Combined authority bosses say they still want to make the M6 Toll road free despite a knock-back in the devolution deal.
The seven West Midlands regional council leaders went to the negotiating table with a £15 million bid to buy free access to the 26-mile road.
But no agreement could be reached in time for the West Midlands Combined Authority devolution deal signed with Chancellor George Osborne this week.
Transport and council leaders in the region have long campaigned for the toll to be lifted as they believe it would take through traffic away from the M6 - one of the most heavily congested stretches of motorway in the country.
The Post understands the Government is keen to look at the idea in consultation with toll road operator Midlands Expressway.
With tram and rail lines expected to take up to a decade to deliver while increasing disruption during construction, the M6 Toll would provide a short-term solution to traffic congestion.
Indeed, it was originally designed as the Birmingham north relief road - but many would rather sit in queues through Spaghetti Junction than pay the £5.50 a time charge.
The M6 Toll is used by just over 50,000 vehicles a day while an estimated 200,000 pass through Spaghetti Junction on the M6.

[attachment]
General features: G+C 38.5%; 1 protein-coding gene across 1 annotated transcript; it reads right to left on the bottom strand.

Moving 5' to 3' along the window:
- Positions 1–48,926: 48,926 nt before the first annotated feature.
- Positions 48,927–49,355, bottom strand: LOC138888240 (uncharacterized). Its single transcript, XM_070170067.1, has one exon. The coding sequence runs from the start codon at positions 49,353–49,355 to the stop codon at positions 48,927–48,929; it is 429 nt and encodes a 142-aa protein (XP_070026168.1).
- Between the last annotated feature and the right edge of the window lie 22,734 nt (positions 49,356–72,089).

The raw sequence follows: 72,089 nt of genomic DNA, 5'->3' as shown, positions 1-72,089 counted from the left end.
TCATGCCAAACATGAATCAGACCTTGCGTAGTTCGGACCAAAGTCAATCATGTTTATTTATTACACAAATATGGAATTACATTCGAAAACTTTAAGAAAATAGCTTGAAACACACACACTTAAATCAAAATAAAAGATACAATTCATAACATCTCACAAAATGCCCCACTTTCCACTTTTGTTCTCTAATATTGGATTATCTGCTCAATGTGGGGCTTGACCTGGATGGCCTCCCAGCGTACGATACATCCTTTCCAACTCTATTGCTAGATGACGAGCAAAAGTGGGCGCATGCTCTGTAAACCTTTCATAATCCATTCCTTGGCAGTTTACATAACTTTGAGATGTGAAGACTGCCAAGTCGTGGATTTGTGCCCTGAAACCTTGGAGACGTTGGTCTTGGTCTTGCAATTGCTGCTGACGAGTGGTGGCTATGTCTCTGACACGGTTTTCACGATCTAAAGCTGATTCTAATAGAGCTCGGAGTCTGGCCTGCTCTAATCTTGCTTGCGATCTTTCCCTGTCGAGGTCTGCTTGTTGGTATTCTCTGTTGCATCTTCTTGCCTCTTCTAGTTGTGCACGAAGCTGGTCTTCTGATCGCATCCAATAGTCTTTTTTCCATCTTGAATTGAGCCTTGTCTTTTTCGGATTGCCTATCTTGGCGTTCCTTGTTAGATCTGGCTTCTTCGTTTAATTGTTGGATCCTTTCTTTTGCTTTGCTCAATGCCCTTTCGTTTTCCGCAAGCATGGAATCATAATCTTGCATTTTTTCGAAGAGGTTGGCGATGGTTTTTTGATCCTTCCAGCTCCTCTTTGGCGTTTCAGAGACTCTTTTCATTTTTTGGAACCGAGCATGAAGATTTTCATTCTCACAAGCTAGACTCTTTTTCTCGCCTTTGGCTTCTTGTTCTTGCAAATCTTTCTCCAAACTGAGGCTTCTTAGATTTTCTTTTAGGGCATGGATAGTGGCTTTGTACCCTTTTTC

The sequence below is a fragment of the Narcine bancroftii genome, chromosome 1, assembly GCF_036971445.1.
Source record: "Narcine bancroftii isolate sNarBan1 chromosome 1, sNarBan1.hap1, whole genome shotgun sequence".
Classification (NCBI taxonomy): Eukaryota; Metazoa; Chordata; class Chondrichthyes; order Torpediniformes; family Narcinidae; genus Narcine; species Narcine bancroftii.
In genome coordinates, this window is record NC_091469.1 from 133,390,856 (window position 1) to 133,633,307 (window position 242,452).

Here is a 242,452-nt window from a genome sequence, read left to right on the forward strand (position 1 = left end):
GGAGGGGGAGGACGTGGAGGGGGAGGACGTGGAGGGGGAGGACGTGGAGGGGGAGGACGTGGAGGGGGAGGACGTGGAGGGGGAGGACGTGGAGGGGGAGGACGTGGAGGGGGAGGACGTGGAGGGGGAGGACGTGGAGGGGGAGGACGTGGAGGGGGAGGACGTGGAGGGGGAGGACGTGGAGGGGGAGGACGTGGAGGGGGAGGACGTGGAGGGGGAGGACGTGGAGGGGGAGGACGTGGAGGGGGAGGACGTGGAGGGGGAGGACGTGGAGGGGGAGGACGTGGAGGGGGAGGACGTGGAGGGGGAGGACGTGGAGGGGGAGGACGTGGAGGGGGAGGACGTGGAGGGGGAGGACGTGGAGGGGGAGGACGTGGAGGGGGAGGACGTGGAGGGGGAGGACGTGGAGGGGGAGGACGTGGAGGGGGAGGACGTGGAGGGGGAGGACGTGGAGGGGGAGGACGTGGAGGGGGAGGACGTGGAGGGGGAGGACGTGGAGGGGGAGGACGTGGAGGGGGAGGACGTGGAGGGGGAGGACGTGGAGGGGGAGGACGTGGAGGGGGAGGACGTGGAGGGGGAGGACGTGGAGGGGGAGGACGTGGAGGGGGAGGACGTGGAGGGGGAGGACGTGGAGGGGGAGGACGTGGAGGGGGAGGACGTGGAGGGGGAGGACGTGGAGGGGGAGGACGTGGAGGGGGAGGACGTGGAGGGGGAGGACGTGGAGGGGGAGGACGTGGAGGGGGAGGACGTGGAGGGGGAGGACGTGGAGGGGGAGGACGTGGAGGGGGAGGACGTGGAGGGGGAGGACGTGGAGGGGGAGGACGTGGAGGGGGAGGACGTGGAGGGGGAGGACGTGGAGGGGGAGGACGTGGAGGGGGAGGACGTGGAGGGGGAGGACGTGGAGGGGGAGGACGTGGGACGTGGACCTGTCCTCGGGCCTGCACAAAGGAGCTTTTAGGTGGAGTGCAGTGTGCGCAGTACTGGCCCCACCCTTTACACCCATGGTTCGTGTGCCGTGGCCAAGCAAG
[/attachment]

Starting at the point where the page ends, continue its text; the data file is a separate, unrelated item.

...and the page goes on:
Birmingham's Conservative leader Robert Alden said: "It's crazy to have a motorway sitting there underused while, particularly during the recent roadworks, we have had the M6 at a standstill.
"Realistically with the charge we are not going to get the through traffic going from London to the north off the motorway and onto the toll road. I know the haulage firms would welcome this."
A spokeswoman for the combined authority said they did not expect everything in their initial devolution pitch to government to be agreed but added there would be ongoing talks.
She said: "The initial submission was never going to be the final agreement but showed our ambition and big thinking for the region.
"Congestion is clearly an important concern for the combined authority and our regional businesses.
"What we have now is a commitment from government to work with the combined authority to consider options for reducing congestion and the door is open for wide ranging discussions."
The devolution statement sets out proposals for a congestion commission to look, along with Highways England and other transport agencies, at solutions to the region's traffic problems.
It states: "This will include consideration of options for reducing congestion, such as a joined up approach to dynamic demand management and implementing an integrated intelligent transport system which will help improve journey time reliability and allow people and businesses to make informed decisions about their travel choices."